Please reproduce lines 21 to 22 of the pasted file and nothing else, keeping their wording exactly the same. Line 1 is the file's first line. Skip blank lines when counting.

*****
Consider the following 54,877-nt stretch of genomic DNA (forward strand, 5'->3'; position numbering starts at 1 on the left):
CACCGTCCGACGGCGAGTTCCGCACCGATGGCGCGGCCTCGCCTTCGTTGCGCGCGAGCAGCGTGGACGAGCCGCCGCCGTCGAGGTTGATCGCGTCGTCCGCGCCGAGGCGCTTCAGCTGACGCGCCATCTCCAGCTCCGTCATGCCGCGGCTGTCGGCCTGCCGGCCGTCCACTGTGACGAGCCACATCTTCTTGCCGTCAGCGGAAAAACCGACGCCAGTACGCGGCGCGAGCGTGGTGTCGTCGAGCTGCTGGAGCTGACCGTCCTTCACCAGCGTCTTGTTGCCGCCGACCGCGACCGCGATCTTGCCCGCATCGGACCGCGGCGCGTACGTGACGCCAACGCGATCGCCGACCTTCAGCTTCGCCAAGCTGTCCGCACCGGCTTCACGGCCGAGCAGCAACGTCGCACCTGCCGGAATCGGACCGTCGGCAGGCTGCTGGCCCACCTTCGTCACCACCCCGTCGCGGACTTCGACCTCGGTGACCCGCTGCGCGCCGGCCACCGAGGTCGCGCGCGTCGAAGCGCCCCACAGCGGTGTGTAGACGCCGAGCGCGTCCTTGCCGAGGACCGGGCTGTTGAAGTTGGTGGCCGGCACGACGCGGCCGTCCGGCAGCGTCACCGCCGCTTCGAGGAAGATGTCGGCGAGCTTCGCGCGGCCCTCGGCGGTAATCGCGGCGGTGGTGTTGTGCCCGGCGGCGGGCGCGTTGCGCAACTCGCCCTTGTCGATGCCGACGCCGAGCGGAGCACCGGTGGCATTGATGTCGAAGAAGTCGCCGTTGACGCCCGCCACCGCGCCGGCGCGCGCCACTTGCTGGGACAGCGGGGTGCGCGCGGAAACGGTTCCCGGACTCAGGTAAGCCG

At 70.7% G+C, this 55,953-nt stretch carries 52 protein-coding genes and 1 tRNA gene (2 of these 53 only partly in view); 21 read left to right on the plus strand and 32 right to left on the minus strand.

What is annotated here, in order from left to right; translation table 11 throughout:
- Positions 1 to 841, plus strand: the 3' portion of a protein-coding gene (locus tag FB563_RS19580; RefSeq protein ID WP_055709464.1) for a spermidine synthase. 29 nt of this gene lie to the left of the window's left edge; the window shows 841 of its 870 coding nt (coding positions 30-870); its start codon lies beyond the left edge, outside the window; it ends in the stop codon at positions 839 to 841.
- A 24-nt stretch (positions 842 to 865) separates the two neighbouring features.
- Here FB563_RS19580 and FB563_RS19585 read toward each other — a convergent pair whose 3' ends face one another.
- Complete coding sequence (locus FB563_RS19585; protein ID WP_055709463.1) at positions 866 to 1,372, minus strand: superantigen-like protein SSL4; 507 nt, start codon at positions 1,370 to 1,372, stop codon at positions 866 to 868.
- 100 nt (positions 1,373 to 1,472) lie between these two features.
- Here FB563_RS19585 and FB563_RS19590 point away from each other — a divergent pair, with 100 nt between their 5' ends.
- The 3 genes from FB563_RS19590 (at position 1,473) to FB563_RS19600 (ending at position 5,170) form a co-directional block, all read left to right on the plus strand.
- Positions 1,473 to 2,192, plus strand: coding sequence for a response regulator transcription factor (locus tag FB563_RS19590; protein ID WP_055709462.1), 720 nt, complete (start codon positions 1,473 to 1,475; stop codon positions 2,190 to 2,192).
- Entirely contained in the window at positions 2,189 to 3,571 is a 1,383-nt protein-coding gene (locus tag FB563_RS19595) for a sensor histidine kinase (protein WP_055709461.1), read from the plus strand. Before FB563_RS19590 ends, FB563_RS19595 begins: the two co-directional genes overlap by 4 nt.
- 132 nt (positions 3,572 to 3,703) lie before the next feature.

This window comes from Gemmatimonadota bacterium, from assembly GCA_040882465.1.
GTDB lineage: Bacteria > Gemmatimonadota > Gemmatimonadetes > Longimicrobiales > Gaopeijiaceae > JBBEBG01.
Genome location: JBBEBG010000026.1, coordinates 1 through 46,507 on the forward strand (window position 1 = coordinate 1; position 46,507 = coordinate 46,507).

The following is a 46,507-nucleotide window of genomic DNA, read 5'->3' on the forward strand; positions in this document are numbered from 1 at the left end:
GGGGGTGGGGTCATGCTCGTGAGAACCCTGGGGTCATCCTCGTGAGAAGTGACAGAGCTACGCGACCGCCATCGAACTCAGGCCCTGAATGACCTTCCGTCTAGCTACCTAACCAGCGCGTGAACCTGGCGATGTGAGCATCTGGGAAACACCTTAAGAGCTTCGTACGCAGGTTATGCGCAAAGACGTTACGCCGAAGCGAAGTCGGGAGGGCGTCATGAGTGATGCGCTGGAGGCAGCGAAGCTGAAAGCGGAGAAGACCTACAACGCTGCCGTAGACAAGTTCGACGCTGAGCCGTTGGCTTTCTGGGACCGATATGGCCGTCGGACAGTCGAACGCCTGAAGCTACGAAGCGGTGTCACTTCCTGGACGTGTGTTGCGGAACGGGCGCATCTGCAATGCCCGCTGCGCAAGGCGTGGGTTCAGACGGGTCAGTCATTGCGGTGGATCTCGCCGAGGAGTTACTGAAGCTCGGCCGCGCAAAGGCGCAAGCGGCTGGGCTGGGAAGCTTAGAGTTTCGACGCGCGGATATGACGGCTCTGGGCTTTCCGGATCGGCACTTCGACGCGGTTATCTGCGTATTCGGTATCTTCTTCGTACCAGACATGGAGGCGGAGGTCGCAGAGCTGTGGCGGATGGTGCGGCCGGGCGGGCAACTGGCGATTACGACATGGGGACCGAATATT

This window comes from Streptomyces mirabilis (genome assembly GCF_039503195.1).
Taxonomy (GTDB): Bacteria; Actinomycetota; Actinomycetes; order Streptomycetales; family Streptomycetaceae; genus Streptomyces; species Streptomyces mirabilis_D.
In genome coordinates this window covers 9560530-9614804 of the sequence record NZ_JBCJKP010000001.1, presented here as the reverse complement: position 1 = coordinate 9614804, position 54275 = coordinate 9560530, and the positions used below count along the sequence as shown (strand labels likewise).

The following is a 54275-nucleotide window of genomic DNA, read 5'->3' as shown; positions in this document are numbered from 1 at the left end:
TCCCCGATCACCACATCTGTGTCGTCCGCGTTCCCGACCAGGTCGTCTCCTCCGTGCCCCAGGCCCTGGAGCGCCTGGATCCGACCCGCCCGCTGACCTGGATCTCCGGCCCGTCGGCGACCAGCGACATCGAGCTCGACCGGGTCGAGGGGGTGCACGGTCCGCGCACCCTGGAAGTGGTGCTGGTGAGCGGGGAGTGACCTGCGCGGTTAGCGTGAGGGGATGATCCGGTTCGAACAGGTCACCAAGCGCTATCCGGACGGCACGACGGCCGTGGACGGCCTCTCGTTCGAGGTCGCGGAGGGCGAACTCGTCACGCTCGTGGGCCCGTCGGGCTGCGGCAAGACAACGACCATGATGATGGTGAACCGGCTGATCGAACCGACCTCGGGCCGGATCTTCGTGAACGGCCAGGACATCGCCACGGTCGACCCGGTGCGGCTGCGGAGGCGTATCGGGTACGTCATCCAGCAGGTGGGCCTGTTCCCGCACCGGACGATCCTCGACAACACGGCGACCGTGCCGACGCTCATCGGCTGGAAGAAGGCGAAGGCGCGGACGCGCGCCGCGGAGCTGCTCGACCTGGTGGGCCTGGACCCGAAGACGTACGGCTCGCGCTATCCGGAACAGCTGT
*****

Taxonomy (GTDB): Bacteria; Actinomycetota; Actinomycetes; order Streptomycetales; family Streptomycetaceae; genus Streptomyces; species Streptomyces mirabilis_D.
In genome coordinates this window covers 9560530-9614804 of the sequence record NZ_JBCJKP010000001.1, presented here as the reverse complement: position 1 = coordinate 9614804, position 54275 = coordinate 9560530, and the positions used below count along the sequence as shown (strand labels likewise).